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Picture This! Tips for Using Mental Imagery While Reading

Article provided by Reading Rockets, Colorin, Colorado, and LD OnLine

One way to help a child comprehend what they are reading is to encourage them to visualize parts of the story in their mind. These “mental movies” helps clarify and increase understanding that extends throughout genres. The pictures they imagine can include any of the five senses.

The books you read with your child may already contain intricate illustrations, so try a visualization practice with the longer books you use to read aloud. You may also sit facing your child and read a few pages without your child, looking at the pictures. Then follow these few simple steps to provide your child with practice developing their mental images:

  • Begin reading. Pause after a few sentences or paragraphs that contain good descriptive information.
  • Share the image you’ve created in your mind, and talk about which words from the book helped you “draw” your picture. Your picture can relate to the setting, the characters, or the actions. By doing this, you are modeling the kind of picture making you want your child to do.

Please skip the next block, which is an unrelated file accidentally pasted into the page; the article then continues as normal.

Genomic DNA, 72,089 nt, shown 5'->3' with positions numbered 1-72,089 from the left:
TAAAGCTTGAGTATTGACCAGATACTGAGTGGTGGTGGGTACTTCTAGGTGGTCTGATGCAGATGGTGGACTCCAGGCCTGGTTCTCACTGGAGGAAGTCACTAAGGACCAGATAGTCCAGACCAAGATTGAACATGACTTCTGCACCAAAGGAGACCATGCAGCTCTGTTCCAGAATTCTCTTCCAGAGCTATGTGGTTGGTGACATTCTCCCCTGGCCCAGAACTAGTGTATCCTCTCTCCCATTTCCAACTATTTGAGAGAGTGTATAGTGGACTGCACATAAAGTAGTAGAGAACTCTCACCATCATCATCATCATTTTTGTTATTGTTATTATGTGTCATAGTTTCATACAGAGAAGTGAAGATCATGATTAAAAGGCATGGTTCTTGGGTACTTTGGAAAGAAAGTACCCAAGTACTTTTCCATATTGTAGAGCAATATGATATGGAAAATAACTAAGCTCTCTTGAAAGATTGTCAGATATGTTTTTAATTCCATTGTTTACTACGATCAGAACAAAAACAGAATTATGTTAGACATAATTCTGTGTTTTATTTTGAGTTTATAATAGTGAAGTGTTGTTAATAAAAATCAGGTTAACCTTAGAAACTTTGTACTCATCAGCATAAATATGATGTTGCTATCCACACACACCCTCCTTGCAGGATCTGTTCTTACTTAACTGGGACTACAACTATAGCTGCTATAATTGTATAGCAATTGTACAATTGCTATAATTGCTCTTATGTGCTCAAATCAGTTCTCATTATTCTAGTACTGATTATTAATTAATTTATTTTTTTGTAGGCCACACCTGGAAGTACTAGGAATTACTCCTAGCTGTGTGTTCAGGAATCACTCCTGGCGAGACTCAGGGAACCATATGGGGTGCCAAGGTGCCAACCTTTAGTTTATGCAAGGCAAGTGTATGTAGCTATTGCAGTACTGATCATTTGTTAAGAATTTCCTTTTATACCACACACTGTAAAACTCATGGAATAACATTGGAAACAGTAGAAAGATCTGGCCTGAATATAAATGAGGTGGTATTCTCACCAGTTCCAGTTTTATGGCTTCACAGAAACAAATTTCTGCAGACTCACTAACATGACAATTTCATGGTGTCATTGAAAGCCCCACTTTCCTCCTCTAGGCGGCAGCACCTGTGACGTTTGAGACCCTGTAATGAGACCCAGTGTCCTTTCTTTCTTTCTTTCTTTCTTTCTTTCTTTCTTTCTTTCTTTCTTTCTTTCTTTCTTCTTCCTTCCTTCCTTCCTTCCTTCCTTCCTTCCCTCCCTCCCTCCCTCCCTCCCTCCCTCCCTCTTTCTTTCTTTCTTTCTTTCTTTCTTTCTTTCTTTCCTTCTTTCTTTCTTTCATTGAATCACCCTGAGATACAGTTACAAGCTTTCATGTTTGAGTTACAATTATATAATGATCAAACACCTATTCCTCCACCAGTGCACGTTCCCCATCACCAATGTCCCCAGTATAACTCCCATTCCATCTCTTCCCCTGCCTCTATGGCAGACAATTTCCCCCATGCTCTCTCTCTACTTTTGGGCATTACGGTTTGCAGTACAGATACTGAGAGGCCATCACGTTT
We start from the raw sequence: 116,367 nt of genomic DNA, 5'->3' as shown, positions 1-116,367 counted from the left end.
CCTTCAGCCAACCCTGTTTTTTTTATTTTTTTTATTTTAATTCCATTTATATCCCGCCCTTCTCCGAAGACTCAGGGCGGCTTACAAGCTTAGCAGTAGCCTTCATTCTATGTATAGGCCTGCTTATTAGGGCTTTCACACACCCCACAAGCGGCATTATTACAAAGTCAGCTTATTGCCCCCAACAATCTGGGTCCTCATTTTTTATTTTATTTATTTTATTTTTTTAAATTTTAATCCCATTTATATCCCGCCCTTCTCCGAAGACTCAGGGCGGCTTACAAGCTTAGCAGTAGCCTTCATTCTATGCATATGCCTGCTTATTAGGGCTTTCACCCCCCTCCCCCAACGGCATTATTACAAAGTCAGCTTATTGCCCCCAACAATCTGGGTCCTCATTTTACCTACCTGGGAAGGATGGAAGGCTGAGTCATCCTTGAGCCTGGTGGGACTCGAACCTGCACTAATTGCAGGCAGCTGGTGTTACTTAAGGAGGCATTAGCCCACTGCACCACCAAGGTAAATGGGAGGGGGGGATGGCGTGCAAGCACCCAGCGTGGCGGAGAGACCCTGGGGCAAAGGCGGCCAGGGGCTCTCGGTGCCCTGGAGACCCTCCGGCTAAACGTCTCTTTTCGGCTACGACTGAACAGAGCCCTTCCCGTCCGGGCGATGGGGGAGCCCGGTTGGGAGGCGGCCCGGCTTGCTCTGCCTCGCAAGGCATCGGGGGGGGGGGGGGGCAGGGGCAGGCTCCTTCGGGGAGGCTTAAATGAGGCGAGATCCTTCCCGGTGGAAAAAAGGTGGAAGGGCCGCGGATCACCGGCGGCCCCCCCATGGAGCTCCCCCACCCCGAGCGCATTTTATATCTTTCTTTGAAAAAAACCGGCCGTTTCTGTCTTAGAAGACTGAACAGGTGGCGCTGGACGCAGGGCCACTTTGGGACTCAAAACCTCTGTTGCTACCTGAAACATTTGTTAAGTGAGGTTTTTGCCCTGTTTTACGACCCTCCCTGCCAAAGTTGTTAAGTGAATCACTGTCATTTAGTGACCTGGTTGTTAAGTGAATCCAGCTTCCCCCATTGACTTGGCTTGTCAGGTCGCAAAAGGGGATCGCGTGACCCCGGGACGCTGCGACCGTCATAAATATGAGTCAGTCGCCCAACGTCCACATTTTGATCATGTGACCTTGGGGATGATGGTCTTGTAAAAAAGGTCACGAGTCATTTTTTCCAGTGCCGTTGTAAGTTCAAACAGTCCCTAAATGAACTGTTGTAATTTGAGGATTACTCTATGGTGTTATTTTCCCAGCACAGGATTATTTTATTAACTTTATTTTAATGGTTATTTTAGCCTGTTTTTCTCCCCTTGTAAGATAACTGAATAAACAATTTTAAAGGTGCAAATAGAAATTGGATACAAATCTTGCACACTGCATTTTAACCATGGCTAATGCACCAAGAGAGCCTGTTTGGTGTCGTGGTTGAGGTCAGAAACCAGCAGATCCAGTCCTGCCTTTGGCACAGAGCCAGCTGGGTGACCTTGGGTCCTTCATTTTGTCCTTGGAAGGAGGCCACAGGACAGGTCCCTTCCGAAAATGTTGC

• Talk about how these pictures help you understand what’s happening in the story.
  • Continue reading. Pause again and share the new image you created. Then ask your child to share what he sees, hears, tastes, smells and feels. Ask what words helped him create the mental image and emotions. By doing this, you are providing your child with practice with this new skill.
  • Are your images identical? Probably not! This is a great time to talk about why your images might be different. Perhaps your child went on a school field trip or had a school assembly that changed the way they created the picture in their mind. Perhaps experiences you’ve had as an adult influenced what you “drew.” These differences are important to understand and respect.
  • Read a longer portion of text and continue the sharing process.
  • Once this is a familiar skill, encourage your child to use mental imagery when she is reading by herself. You can feel confident that these mental pictures will help your child understand the story in an important way.

Mary Flannigan